• Power conditioning circuit 91 is supplied with electrical power from the electrical system battery 97 of the harvester. This power conditioning circuit protects the remaining circuitry of electronic monitor 70 from harmful transients and supplies one or more regulated constant voltages which are required by the other circuits. The impact force sensor 30 may be used to sense impact force such as by using an arrangement of strain gauges. Signal conditioning circuit 92 may be used to amplify and/or filter input from the impact force sensor 30 and to then output a signal to the intelligent control 93.
  • The signal conditioning circuit 92 may also be used to amplify and/or filter signals from the speed sensors 101, 103. The speed sensors 101, 103 may be pulse type speed sensors which may provide alternating voltage signals with frequencies proportional to the speeds of rotation of the respective shafts 53 and 105.
  • The particular circuitry needed to interface the intelligent control with the impact force sensor 30 and the speed sensors 101, 103 is dependent upon the type of sensors used. In some embodiments such circuitry may be contained within the sensor and thus additional signal conditioning would not be needed.
  • The intelligent control 93 may be a microprocessor, microcontroller, or other form of control circuit. The intelligent control 93 may perform calculations of data based on the signals received from the signal conditioning circuit 92 or otherwise. This information may be stored such as in the memory circuit 94 or a removable memory device 99. Information may also be displayed to a harvest operator on a data display 95. The intelligent control 93 may be configured through programming or otherwise to enhance mass flow sensor calibration as will be explained in greater detail.
  • An operator interface 96 may include manual inputs such as keys, buttons, or switches which allow the harvester operator to perform functions such as selecting the type of data to be displayed on data display 95, entering calibration parameters, and managing the data stored in memory circuit 94. The manual inputs may be integrated into the display such as in the form of a touch screen display with an onscreen keyboard.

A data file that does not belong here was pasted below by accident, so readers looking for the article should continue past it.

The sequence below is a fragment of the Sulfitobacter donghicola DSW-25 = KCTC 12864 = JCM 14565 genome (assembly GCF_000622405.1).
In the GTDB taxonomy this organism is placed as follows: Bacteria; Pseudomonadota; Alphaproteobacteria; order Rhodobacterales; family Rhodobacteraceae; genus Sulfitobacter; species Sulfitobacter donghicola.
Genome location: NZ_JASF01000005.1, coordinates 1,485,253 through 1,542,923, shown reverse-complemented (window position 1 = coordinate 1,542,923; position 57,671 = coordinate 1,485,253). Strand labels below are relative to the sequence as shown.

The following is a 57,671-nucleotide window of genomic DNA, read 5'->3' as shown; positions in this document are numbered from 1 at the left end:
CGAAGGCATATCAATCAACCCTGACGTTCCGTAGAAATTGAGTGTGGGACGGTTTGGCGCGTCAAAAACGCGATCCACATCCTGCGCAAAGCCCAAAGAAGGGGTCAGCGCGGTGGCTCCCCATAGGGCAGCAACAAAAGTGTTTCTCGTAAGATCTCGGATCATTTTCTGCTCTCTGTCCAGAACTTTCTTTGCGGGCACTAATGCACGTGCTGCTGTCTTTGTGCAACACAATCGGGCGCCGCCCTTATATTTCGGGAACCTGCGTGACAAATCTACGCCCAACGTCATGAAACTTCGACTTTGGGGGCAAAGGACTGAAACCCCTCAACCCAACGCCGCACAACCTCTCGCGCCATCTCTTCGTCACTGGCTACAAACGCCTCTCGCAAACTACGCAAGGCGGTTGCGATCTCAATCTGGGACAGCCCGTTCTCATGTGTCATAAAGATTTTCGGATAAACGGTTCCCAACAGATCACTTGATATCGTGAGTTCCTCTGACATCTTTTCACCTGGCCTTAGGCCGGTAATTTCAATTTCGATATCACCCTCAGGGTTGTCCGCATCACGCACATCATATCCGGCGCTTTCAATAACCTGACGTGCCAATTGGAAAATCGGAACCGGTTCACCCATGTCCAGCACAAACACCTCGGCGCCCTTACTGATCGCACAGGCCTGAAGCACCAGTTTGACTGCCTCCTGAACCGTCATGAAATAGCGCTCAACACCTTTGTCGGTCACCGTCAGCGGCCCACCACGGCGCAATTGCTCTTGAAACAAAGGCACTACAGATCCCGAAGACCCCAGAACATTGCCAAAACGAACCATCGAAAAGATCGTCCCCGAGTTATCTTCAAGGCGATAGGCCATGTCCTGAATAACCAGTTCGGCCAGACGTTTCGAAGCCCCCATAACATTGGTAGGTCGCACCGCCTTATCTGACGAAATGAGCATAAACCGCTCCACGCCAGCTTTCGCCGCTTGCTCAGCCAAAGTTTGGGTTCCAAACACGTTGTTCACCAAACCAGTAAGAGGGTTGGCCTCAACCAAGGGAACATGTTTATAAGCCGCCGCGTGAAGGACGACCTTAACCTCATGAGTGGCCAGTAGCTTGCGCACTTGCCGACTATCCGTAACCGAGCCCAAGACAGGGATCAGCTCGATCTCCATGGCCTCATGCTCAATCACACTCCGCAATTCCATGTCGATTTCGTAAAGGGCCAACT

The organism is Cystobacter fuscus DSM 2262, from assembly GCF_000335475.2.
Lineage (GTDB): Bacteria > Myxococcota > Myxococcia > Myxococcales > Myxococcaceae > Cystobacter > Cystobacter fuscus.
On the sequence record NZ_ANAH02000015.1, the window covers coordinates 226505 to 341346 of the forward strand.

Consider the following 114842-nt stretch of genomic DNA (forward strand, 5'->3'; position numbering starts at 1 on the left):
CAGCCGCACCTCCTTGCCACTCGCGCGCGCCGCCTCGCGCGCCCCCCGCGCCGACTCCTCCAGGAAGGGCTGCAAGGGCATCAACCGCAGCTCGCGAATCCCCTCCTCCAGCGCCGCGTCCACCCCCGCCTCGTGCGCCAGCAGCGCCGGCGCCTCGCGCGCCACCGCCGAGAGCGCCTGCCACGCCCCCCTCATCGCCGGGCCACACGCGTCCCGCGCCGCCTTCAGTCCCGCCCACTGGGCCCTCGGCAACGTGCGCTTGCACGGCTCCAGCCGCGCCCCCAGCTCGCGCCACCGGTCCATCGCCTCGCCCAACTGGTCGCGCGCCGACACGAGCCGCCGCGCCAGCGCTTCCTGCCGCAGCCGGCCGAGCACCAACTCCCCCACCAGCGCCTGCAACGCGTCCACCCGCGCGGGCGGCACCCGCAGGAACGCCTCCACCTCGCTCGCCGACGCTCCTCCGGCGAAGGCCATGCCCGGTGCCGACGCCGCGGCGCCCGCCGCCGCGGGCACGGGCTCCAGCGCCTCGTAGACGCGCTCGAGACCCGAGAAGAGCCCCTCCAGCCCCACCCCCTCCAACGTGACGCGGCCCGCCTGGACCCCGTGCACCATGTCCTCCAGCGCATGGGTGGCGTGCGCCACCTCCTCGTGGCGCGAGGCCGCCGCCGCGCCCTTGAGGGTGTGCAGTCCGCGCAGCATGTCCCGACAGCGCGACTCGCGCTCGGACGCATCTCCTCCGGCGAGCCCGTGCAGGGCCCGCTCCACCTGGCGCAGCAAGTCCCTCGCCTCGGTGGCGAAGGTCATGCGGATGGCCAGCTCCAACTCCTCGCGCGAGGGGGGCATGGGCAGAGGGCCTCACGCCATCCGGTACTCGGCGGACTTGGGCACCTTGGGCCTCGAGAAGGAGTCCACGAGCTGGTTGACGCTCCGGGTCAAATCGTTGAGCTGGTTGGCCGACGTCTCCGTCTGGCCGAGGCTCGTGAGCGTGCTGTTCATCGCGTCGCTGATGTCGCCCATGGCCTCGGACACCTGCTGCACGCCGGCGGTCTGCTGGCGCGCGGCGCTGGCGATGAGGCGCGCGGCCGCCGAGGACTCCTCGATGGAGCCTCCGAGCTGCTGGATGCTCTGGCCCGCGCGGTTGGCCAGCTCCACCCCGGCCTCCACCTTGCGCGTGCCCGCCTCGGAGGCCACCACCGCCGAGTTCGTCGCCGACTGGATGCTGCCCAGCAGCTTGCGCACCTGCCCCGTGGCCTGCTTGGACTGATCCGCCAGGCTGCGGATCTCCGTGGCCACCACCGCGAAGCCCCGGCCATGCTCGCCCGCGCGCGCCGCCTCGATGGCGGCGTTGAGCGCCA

• A removable memory device 99 can be removed from monitor 90, which is mounted on the harvester, and transported to a remote location for reading yield and area data which is stored in the memory device. The removable memory device 99 may be a USB device, memory card or other type of removable memory.
  • FIG. 4 illustrates another embodiment of a yield monitoring system. As shown in FIG. 4 there is an intelligent control 93 which is operatively connected to a grain mass flow sensor 108 and a moisture sensor 109. The intelligent control 93 is also operatively connected to a removable memory device 99, a memory 94, a display 95, and an operator interface 96. The intelligent control 93 may be configured through programming to enhance mass flow sensor calibration. In particular, the intelligent control 93 may be configured to compensate a mass flow sensor's calibration curve for the effects of grain moisture or other grain parameters as will be explained below in further detail.
  • FIG. 5 illustrates one example of a calibration curve for a mass flow sensor. Note that the calibration curve shown is like the calibration curve shown in FIG. 5 of U.S. Pat. No. 5,369,603 (hereby incorporated by reference in its entirety). In particular, the calibration curve of the mass flow sensor is a piecewise-linear characteristic curve. The total mass of a load of grain may be calculated in same manner as Equations (3) through (6b) of U.S. Pat. No. 5,369,603. However, the Q1 through Q5 (hereinafter Qi) values shown here consist of at least two parts, a baseline value that is valid for a fixed reference level of grain moisture, such as 14% water content of the grain; and a moisture compensation value that is proportional to the difference in the measured grain moisture level from a reference moisture level. In equation form:

  • Qi=QBASEi+MCOMPi(MOIST%−REF%)